Without question, the best thing about “Dolphin Reef” is the gorgeous, immersive cinematography, which is usually the case with Disneynature documentaries. (And the atmosphere of “Dolphin Reef” might look kind of like a real-life version of the Pixar animation classic “Finding Nemo,” but without animals talking like humans, of course.) The vibrancy of the colors and animal life in the documentary’s coral reefs will give viewers the feeling of experiencing the beauty and dangers of the ocean firsthand.

However, unlike Disneynature films, which tends to focus on only one kind of animal, the story in “Dolphin Reef” isn’t as focused and could have benefited from tighter editing. Soon after viewers are introduced to dolphins Kumu and Echo, it veers into an educational narrative about other ocean life. The corals are the foundation, and they are kept from overgrowing by the ocean’s “gardeners”—the animals that feed on the corals. The gardeners are food for meat-eating ocean “predators” (such as dolphins, humpback whales and sharks), who are in turn eaten by “superpredators,” such as orcas.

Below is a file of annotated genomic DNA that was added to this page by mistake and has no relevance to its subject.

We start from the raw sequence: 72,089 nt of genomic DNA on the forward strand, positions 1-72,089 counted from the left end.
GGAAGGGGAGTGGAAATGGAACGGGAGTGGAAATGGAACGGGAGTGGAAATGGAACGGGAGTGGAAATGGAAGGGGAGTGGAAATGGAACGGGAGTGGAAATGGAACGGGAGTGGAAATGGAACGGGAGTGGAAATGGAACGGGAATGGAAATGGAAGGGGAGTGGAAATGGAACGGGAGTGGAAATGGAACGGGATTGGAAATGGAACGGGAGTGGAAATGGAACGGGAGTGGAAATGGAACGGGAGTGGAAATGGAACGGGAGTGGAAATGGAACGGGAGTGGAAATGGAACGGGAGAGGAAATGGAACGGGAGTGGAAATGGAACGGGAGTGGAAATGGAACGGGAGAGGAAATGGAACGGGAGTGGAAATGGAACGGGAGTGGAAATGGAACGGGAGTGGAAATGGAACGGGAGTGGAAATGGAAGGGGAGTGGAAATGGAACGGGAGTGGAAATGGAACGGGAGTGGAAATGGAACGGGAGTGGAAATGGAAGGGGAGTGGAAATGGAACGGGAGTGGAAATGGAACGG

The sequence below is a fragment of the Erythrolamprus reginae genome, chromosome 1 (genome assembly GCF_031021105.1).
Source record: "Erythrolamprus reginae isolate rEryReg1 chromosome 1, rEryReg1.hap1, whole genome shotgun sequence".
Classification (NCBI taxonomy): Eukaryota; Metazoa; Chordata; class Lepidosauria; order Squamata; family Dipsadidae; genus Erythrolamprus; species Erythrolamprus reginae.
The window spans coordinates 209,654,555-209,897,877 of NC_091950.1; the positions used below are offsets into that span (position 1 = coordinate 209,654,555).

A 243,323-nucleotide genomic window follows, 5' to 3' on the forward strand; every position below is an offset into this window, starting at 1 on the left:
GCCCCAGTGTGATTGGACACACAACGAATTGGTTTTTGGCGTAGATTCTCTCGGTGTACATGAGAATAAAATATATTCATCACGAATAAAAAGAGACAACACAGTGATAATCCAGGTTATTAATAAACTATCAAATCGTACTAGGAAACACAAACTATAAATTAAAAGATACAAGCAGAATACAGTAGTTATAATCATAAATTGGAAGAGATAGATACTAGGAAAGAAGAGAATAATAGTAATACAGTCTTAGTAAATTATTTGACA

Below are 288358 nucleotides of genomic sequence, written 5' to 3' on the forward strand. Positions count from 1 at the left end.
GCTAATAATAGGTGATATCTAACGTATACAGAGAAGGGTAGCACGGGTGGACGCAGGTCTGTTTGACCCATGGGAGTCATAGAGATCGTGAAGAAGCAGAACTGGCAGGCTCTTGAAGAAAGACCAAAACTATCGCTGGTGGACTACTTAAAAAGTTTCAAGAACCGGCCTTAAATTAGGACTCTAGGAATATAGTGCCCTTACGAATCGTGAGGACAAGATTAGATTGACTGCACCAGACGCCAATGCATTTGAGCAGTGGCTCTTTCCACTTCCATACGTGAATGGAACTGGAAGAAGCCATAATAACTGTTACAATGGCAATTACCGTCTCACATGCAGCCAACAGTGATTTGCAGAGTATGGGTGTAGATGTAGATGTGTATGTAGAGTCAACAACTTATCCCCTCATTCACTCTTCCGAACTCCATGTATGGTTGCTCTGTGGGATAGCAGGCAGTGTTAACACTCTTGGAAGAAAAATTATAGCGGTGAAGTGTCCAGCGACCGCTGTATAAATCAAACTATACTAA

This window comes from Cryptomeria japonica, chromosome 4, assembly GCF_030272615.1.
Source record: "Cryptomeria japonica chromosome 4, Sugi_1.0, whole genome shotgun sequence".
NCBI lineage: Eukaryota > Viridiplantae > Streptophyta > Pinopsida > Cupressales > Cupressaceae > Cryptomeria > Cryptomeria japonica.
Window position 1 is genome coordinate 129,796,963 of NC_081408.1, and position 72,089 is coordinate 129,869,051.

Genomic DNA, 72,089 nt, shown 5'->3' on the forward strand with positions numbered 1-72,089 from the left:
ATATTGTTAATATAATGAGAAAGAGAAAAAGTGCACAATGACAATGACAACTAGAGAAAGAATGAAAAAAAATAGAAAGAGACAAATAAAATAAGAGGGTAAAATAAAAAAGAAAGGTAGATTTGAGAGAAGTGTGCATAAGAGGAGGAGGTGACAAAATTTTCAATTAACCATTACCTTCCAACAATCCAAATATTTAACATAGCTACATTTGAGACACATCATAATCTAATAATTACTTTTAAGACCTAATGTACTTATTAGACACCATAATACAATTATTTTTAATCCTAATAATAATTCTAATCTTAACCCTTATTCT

The movie explains that Moraya the humpback whale has arrived from a cold polar location to give birth in warmer, tropical climate of the Pacific Ocean. A good deal of the documentary then shows how her whale calls attract the attention of male humpback whales, who sing and dance and then compete to become her protector. One only whale can emerge victorious.

There’s also a lot of screen time given to some of the memorable ocean residents who come in contact with the dolphins and whales. Razorfish are popular dining options for dolphins, which look for food by using a highly sophisticated sonar called echo location. It’s a skill that takes dolphins years to develop. Even though razorfish can hide in the sand, they can be detected if a dolphin has a highly attuned echo location.